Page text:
We had the chance to meet many people coming and going from Gaza. We have met a delegation from the Organization of Islamic Conference returning from Gaza. They were amazed by the sit-in and how it was holding its ground. We witnessed many people, Palestinians, Egyptians or internationals who were denied entrance to Gaza for no reason.

For instance, a humanitarian delegation from Australia was not only denied entrance to Gaza, but were also not allowed to leave Al-Arish city, and were turned back ten times from the first check point. Another group of doctors from the Arab Doctors Union were also denied entrance to Gaza. As for my personal experience, I stood at the border gate for hours trying to negotiate my way into Gaza for one day to attend a very close friend's wedding, and I was denied that right like the others.

As previously mentioned, the border was opened on the 27th, 28th and 29th in a scene that could be likened to Judgment Day and which should be a shame to the whole world. Imagine thousands of people, families and children have been waiting for weeks to go home, and they are all gathered like animals that were locked up for weeks and then suddenly released.

The arrangements to receive this great number of people were very poorly made; it was a huge mess that only added more suffering to the Palestinians who were going to and from Gaza. Palestinians were not allowed to go to the only bathroom or to the only café to obtain water! They were around 2,500-3000 people including children, old people, women, and injured and ill people. They waited more than 8 hours on a very hot day, and even sometimes got beaten by the police who were trying to control the chaos.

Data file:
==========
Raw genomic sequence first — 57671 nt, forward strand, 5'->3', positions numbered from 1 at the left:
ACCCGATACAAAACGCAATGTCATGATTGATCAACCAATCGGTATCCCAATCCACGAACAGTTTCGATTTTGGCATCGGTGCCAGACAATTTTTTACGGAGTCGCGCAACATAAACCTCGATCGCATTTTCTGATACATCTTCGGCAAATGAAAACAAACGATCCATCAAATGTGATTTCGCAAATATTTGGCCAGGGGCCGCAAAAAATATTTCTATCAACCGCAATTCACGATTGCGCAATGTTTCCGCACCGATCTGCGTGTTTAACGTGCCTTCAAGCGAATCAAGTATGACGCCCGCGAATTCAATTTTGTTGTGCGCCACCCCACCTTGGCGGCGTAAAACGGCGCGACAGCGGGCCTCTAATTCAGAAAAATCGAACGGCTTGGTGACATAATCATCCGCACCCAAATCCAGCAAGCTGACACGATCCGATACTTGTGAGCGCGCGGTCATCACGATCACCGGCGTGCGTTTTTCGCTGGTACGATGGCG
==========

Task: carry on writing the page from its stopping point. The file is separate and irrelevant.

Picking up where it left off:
Some had arrived the night before and spent the night in the street 1.5 km away from the border. At 3pm they were told that the border is closed, and they had to come the following day to be tortured all over again.

Some locals took advantage of the Palestinian's ordeal and raised transportation prices from 5 to ten pounds per person, and the prices for luggage were amazingly high. Vehicles stopped 1-1.5 km away from the border which provided the chance for carts to take 100 pounds to move the luggage to the gate that was only 300- 500 meters away.

The suffering of old people, children and sick people was beyond belief. Some fainted, and we called ambulances for them. Some children were separated from their families and were lost. Women and children were screaming when the police prevented them from joining each other – there were children and luggage on one side and parents on the other.

We struggled to help our German friend, Elona and her 6 children, who were on the other side of the road. We gathered her children, got her luggage inside and finally she was able to enter. However, we were shocked to discover that the Egyptian authorities returned her to Al-Arish, after we were promised that she would be the first to cross on Saturday.

Elona was unable to join her Palestinian husband and her other children in Gaza. She said that the German Embassy refused to help her. What should a mother and six children do to join the rest of their family? It is just one of thousands of tragedies that one witnesses at the Rafah Border! Opening the borders 3 days a month increases the suffering of Palestinians and exposes them to extremely harsh and humiliating circumstances. This is inhumane and against international law and human rights declarations. One of the Palestinians stranded at the border said:

"This is harder than the war itself!"

Iman Badawi is a staff writer and assistant editor at the Discussion Forum and I Witness pages, IslamOnline.net (English website) based in Cairo, Egypt. She has a special concern for the Palestinian cause. You can reach her at youth_campaign@iolteam.com.